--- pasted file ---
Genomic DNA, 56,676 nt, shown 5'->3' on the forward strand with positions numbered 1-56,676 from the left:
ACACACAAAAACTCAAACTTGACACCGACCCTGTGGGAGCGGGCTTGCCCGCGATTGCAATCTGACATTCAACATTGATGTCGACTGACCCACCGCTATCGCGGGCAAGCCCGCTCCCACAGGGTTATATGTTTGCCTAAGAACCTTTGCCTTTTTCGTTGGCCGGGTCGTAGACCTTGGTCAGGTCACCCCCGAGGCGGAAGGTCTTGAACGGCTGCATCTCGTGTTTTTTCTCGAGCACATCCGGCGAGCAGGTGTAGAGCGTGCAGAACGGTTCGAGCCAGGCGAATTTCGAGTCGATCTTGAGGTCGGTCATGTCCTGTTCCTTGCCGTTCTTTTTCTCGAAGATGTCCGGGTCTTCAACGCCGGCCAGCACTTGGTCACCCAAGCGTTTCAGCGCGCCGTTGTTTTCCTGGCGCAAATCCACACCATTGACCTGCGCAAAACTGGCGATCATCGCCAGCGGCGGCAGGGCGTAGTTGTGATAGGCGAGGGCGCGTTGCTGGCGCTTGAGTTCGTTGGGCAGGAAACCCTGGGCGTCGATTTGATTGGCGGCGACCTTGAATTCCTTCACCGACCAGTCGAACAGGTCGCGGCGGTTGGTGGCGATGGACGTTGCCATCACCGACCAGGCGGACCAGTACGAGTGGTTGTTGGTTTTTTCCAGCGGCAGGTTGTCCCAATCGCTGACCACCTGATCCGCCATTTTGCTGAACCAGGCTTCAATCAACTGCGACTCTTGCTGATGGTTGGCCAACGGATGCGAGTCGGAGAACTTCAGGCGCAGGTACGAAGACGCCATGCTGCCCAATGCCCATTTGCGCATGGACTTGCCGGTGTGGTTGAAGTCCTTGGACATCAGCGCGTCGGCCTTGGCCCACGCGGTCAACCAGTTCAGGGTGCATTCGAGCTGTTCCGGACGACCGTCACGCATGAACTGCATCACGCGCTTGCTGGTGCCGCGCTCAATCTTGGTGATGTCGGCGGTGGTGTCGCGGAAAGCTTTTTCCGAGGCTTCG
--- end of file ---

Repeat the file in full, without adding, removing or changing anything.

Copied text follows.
Genomic DNA, 56,676 nt, shown 5'->3' on the forward strand with positions numbered 1-56,676 from the left:
ACACACAAAAACTCAAACTTGACACCGACCCTGTGGGAGCGGGCTTGCCCGCGATTGCAATCTGACATTCAACATTGATGTCGACTGACCCACCGCTATCGCGGGCAAGCCCGCTCCCACAGGGTTATATGTTTGCCTAAGAACCTTTGCCTTTTTCGTTGGCCGGGTCGTAGACCTTGGTCAGGTCACCCCCGAGGCGGAAGGTCTTGAACGGCTGCATCTCGTGTTTTTTCTCGAGCACATCCGGCGAGCAGGTGTAGAGCGTGCAGAACGGTTCGAGCCAGGCGAATTTCGAGTCGATCTTGAGGTCGGTCATGTCCTGTTCCTTGCCGTTCTTTTTCTCGAAGATGTCCGGGTCTTCAACGCCGGCCAGCACTTGGTCACCCAAGCGTTTCAGCGCGCCGTTGTTTTCCTGGCGCAAATCCACACCATTGACCTGCGCAAAACTGGCGATCATCGCCAGCGGCGGCAGGGCGTAGTTGTGATAGGCGAGGGCGCGTTGCTGGCGCTTGAGTTCGTTGGGCAGGAAACCCTGGGCGTCGATTTGATTGGCGGCGACCTTGAATTCCTTCACCGACCAGTCGAACAGGTCGCGGCGGTTGGTGGCGATGGACGTTGCCATCACCGACCAGGCGGACCAGTACGAGTGGTTGTTGGTTTTTTCCAGCGGCAGGTTGTCCCAATCGCTGACCACCTGATCCGCCATTTTGCTGAACCAGGCTTCAATCAACTGCGACTCTTGCTGATGGTTGGCCAACGGATGCGAGTCGGAGAACTTCAGGCGCAGGTACGAAGACGCCATGCTGCCCAATGCCCATTTGCGCATGGACTTGCCGGTGTGGTTGAAGTCCTTGGACATCAGCGCGTCGGCCTTGGCCCACGCGGTCAACCAGTTCAGGGTGCATTCGAGCTGTTCCGGACGACCGTCACGCATGAACTGCATCACGCGCTTGCTGGTGCCGCGCTCAATCTTGGTGATGTCGGCGGTGGTGTCGCGGAAAGCTTTTTCCGAGGCTTCG